So it seems better to return processed data such as an age than raw data such as a date of birth. But avoiding consumers implementing business logic is not the only reason you would return processed data instead of raw data.

Sensitive raw data? Processed data to the rescue!

Indeed, there’s another possible problem here if we return the date of birth to fulfill our “age” need. A date of birth could be considered a sensitive piece of data in some places, it even could help identify a user.

Just in case you’re not aware of that: privacy matters whatever you build; and APIs are no exception. And if you don’t care, some regulations like GDPR will force you to care about it.

So in such a situation, having to deal with sensitive raw data, it could be interesting to process it and make it less sensitive. Here, returning an age instead of the date of birth would solve the problem. Note that if it’s so sensitive, you may also have to rethink about why you actually store it, but that’s another story.

So again, returning the age (processed data) instead of date of birth (raw data) seems to be a good idea.

Processed + Raw data for more usages

But don’t forget that your API must be usable for various use cases. If we set aside the possible sensitivity of date of birth, maybe it could be interesting to return both values. Indeed, date of birth could make sense for other possible use cases. Refrain to return just what is needed for the first identified use cases. Always expand your vision to a broader context. How many times I’ve seen web services and APIs dealing with totally dumb subsets of business concepts, missing data that are important in general whatever you do … But data that were not needed for the first use case 🤦🏻‍♂️.

Raw vs process data impacts developer and provider experiences

Obviously, this raw vs processed data question is not only for age vs date of birth. You can apply this reasoning for any piece of data.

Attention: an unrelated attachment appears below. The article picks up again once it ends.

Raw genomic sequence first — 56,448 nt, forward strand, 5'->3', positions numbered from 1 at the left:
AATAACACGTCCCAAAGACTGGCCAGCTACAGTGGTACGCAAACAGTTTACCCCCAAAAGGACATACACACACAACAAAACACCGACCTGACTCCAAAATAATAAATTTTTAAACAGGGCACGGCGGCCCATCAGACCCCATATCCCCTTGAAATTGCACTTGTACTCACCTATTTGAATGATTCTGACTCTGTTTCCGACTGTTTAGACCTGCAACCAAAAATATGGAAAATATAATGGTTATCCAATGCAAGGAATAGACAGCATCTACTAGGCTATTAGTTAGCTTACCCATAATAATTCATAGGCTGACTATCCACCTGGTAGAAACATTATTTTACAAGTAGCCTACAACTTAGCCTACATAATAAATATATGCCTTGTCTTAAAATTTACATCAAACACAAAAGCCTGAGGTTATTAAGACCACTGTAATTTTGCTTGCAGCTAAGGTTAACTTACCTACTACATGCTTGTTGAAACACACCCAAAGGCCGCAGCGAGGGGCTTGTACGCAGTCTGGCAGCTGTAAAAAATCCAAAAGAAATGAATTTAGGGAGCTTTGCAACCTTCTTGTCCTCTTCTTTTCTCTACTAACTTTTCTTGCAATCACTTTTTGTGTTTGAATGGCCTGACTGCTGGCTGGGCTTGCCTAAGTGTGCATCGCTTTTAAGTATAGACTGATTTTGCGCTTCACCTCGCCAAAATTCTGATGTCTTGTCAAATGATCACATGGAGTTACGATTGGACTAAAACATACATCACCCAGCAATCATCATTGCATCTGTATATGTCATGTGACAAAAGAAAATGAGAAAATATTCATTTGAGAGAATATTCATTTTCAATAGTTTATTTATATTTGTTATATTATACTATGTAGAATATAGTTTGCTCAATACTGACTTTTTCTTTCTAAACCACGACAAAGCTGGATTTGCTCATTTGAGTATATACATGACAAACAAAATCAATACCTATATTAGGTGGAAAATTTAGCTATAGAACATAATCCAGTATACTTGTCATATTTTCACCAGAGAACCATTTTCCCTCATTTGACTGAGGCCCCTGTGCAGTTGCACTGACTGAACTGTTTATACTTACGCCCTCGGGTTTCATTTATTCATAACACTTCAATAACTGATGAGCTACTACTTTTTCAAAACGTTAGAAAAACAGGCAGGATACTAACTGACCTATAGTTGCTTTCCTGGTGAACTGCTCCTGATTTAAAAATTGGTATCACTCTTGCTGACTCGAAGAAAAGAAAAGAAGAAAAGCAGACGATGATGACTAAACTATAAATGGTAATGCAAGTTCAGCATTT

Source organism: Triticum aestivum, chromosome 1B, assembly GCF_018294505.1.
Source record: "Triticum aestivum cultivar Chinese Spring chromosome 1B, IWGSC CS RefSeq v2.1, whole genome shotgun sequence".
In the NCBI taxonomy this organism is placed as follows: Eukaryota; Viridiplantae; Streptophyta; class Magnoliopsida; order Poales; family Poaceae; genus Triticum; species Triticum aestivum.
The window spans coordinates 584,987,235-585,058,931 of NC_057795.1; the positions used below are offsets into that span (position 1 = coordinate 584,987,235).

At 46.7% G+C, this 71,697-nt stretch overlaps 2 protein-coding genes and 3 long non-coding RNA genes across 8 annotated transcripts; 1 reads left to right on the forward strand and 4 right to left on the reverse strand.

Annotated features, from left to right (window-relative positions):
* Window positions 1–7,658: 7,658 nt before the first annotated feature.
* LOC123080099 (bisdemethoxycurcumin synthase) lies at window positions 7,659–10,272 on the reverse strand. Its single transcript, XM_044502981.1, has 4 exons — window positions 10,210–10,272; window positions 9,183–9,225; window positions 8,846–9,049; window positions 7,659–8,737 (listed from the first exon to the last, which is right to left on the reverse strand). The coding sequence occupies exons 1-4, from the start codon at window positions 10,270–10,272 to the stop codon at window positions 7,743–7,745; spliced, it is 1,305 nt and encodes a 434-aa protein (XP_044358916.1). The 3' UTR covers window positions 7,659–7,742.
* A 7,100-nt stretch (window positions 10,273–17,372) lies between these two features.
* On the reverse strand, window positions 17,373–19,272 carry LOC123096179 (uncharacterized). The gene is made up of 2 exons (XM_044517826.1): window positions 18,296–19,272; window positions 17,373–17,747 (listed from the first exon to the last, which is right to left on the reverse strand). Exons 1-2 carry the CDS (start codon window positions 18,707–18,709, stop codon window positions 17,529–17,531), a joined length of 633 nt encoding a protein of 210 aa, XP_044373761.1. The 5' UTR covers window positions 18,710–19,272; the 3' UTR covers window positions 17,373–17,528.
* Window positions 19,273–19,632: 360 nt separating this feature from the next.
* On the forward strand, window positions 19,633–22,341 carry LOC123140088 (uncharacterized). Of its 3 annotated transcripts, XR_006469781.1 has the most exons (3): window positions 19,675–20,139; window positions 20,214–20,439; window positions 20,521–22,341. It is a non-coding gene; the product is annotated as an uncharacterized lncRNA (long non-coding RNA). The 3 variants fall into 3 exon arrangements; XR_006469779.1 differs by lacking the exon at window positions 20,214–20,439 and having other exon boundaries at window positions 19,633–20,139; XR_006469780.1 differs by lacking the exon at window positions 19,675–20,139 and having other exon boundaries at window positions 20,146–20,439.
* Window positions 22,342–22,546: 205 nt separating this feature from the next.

Think carefully before returning raw data that will be processed on the consumer side. Remember that an API is supposed to be “YOUR stuff for dummies”, do not delegate YOUR business logic to consumers. It may make your API harder to use for consumers, they need your expertise to use it, and so that cripples developer experience. They can do mistakes, and even if they don’t, you won’t be able to modify that consumer side business logic easily, and so that cripple your provider experience.

But do not do it too much either, check that how the data will be processed is actually YOUR job. If not careful, you could end with a very specialized API working for a specific consumer. And so this API will be hard to reuse in broader contexts by other consumers. Again that impacts both developer and provider experience.

Also think about the sensitivity of the raw data you need to return. Think about it not only fearing regulators but also for your users safety and yours, the less sensitive data, the better. Returning processed data hiding the original raw data will avoid you many headaches, hence have a better provider experience.

And last but not least, it’s not because processed data is returned that you must remove the original raw data. It could be useful for other purposes and so enhance developer experience.